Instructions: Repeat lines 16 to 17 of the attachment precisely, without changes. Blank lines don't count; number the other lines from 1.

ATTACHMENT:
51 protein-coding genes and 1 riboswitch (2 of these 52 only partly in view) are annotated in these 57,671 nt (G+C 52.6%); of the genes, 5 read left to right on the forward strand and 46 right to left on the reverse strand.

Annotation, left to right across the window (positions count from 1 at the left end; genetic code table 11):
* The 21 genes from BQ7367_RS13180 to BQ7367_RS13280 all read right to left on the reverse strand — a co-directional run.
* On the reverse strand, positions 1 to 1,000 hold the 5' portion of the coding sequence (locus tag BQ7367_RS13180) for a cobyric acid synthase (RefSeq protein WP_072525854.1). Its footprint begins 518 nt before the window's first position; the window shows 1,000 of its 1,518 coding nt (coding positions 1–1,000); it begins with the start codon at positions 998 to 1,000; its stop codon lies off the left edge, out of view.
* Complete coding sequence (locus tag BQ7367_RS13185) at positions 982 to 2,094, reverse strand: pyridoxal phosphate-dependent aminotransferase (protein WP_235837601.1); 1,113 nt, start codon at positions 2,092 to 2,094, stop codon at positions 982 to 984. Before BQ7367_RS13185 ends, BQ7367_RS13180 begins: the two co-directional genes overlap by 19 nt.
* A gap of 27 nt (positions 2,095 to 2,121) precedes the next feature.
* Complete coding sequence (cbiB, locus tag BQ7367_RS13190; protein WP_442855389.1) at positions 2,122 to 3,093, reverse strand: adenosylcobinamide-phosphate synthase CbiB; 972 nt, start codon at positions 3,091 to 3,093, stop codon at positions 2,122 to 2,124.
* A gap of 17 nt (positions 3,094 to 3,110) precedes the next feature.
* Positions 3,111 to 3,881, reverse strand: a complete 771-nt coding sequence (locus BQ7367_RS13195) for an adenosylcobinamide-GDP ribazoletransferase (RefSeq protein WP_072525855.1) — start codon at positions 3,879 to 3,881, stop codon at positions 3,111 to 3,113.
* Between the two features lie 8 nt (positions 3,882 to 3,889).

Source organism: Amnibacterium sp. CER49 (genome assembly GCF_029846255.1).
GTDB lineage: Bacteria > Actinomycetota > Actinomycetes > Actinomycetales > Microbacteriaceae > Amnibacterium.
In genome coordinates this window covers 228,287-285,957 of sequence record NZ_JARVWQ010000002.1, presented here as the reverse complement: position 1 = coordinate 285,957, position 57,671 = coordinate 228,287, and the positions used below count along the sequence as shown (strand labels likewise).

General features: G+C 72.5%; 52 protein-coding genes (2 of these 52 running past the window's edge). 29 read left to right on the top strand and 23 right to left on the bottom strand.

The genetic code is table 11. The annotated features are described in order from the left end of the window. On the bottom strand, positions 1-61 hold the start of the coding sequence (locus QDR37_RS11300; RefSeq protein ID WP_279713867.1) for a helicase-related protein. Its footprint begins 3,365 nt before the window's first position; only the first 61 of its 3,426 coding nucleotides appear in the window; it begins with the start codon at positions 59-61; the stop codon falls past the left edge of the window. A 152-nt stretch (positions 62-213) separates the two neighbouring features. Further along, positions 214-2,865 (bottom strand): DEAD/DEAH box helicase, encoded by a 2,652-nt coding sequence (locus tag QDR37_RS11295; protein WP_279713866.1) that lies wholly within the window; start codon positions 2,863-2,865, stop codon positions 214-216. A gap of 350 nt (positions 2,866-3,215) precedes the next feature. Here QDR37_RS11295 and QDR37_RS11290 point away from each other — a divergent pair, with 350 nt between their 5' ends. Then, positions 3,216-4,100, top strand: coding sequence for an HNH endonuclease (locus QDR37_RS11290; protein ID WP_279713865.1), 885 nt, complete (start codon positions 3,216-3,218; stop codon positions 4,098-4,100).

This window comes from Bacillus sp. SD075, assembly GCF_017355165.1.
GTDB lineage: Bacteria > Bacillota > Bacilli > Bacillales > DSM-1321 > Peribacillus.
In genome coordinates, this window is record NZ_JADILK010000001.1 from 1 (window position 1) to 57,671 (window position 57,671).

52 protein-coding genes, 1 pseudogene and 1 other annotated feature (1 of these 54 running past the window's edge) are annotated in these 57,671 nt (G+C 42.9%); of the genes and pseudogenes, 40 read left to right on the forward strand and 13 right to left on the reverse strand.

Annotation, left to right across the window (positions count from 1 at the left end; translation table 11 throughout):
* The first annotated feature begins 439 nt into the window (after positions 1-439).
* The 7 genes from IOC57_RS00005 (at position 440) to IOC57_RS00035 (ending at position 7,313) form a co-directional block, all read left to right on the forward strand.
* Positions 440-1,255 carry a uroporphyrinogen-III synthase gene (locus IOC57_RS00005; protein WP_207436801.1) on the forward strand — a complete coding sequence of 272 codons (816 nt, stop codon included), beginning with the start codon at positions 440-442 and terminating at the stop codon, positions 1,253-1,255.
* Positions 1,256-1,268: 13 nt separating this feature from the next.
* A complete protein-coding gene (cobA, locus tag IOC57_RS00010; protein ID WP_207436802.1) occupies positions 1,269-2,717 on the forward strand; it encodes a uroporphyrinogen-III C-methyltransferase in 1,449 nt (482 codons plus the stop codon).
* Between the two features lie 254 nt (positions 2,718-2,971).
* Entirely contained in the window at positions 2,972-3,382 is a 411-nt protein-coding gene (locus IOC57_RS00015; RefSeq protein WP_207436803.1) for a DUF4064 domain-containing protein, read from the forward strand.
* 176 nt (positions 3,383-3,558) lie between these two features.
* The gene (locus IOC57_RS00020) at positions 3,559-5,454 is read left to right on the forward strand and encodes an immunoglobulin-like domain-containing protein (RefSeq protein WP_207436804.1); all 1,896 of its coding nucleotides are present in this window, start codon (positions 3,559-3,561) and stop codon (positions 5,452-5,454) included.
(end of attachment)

This window comes from Bacillus sp. SD075, assembly GCF_017355165.1.
GTDB lineage: Bacteria > Bacillota > Bacilli > Bacillales > DSM-1321 > Peribacillus.